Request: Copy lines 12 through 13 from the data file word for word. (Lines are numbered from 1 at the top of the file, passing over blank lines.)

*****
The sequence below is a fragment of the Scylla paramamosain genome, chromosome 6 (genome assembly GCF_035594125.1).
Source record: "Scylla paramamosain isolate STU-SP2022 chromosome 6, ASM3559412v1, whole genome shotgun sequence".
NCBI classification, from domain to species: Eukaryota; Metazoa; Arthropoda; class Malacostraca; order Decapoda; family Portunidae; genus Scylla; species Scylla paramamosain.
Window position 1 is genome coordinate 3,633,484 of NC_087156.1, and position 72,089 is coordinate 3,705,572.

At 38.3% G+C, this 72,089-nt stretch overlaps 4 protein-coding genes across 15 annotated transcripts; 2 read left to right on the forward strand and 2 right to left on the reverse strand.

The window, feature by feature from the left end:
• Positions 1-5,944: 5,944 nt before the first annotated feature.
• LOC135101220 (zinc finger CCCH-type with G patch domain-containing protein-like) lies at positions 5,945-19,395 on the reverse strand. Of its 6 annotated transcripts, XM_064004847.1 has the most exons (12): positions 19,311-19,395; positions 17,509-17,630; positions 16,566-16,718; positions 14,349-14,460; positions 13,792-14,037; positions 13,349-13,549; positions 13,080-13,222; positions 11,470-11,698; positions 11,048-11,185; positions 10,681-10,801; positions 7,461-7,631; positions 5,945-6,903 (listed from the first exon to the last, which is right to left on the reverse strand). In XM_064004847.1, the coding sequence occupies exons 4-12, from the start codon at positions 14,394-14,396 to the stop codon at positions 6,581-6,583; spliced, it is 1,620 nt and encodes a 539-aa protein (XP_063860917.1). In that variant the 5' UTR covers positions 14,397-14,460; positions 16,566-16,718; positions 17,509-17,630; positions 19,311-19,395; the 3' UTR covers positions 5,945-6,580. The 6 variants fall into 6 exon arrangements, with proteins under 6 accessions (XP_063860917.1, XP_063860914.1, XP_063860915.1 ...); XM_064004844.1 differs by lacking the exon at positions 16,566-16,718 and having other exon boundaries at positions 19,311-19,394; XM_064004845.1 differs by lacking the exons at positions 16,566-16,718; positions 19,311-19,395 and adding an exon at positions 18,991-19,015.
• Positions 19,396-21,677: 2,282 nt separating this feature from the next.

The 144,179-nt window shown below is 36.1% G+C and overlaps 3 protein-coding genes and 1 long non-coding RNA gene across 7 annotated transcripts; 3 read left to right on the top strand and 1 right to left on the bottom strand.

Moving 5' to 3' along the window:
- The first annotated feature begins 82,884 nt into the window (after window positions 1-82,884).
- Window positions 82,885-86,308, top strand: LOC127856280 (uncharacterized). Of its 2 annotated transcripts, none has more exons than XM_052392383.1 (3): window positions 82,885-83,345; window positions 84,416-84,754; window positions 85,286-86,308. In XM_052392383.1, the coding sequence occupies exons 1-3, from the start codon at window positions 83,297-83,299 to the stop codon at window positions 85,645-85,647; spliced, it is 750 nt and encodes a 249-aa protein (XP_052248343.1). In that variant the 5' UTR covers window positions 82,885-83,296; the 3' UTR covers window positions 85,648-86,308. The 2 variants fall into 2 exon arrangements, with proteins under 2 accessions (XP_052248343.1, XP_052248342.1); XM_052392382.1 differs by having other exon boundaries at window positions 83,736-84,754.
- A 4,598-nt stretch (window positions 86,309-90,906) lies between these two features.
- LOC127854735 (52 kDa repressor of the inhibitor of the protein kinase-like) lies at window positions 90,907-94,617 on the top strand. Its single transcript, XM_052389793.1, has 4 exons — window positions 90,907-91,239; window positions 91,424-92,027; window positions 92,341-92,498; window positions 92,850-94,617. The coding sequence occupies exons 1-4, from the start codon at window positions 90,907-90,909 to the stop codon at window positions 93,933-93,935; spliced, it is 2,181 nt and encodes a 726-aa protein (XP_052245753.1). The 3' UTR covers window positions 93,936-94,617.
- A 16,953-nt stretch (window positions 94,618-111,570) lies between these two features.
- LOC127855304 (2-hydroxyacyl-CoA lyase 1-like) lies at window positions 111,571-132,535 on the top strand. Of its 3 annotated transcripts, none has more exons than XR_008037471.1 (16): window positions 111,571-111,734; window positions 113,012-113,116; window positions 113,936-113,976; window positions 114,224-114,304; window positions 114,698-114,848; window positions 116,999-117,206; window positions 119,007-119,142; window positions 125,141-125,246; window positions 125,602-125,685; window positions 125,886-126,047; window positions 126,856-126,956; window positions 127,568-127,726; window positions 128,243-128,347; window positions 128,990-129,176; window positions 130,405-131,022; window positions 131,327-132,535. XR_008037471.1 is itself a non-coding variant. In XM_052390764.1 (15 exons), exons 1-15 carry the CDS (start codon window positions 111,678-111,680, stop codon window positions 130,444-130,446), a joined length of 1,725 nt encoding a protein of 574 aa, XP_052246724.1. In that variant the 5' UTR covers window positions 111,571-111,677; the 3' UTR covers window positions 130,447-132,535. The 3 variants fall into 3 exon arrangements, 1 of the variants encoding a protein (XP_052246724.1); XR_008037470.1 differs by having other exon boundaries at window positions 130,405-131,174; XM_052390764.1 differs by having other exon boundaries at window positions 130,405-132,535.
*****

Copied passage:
- The first annotated feature begins 82,884 nt into the window (after window positions 1-82,884).
- Window positions 82,885-86,308, top strand: LOC127856280 (uncharacterized). Of its 2 annotated transcripts, none has more exons than XM_052392383.1 (3): window positions 82,885-83,345; window positions 84,416-84,754; window positions 85,286-86,308. In XM_052392383.1, the coding sequence occupies exons 1-3, from the start codon at window positions 83,297-83,299 to the stop codon at window positions 85,645-85,647; spliced, it is 750 nt and encodes a 249-aa protein (XP_052248343.1). In that variant the 5' UTR covers window positions 82,885-83,296; the 3' UTR covers window positions 85,648-86,308. The 2 variants fall into 2 exon arrangements, with proteins under 2 accessions (XP_052248343.1, XP_052248342.1); XM_052392382.1 differs by having other exon boundaries at window positions 83,736-84,754.